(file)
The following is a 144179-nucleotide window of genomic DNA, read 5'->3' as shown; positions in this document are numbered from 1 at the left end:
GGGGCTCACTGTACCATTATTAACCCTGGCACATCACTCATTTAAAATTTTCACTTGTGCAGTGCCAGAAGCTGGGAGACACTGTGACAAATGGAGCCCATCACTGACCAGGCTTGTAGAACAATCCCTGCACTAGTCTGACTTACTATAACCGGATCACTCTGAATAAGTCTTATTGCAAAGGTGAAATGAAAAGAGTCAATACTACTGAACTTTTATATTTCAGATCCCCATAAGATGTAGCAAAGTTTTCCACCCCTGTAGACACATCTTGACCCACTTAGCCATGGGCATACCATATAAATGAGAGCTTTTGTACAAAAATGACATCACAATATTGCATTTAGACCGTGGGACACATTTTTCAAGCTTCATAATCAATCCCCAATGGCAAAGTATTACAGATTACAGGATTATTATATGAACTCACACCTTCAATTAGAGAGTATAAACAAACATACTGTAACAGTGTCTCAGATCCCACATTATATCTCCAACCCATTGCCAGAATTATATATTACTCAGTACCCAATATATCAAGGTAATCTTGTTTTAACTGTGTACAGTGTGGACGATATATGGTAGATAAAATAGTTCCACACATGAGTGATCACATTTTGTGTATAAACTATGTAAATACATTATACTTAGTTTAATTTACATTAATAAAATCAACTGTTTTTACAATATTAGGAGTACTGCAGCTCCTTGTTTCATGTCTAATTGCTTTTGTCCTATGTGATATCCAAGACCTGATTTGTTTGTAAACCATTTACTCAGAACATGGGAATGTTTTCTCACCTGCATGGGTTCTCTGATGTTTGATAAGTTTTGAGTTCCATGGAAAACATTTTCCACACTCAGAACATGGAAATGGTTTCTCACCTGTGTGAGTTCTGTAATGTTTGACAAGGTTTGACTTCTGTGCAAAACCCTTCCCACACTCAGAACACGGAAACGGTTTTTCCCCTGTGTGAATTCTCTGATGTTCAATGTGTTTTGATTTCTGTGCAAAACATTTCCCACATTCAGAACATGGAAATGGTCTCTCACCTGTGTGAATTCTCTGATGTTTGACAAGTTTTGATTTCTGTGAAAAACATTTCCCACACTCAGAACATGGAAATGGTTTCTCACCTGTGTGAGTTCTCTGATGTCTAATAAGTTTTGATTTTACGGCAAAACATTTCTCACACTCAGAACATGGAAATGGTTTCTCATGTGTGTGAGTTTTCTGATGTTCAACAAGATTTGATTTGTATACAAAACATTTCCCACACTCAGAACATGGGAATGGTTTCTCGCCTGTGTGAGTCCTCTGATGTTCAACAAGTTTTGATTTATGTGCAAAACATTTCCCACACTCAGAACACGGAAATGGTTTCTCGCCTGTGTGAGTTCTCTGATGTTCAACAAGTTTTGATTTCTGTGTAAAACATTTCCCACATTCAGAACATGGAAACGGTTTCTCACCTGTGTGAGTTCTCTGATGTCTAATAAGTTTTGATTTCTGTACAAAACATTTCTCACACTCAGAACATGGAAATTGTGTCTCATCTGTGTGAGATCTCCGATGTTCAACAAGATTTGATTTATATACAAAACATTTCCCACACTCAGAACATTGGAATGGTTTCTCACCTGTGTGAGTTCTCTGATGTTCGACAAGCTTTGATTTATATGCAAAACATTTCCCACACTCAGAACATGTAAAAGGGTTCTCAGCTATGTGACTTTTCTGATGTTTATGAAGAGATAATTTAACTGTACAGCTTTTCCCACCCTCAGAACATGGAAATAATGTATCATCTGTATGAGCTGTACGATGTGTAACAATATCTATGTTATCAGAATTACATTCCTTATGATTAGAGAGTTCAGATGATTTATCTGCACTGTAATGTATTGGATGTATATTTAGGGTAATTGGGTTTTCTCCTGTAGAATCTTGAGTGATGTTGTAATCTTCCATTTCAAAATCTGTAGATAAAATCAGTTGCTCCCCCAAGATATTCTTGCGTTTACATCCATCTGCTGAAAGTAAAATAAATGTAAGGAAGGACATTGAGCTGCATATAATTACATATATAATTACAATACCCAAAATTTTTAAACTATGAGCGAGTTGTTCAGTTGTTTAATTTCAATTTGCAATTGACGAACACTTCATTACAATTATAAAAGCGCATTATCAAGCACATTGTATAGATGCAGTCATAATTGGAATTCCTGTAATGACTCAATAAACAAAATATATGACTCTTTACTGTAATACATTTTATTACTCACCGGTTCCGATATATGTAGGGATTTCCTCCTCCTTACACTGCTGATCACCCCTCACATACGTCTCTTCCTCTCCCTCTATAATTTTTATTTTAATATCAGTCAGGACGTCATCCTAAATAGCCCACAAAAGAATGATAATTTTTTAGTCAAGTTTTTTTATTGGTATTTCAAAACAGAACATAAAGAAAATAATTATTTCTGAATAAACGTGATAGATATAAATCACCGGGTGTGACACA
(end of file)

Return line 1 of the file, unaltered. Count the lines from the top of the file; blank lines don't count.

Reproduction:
The following is a 144179-nucleotide window of genomic DNA, read 5'->3' as shown; positions in this document are numbered from 1 at the left end: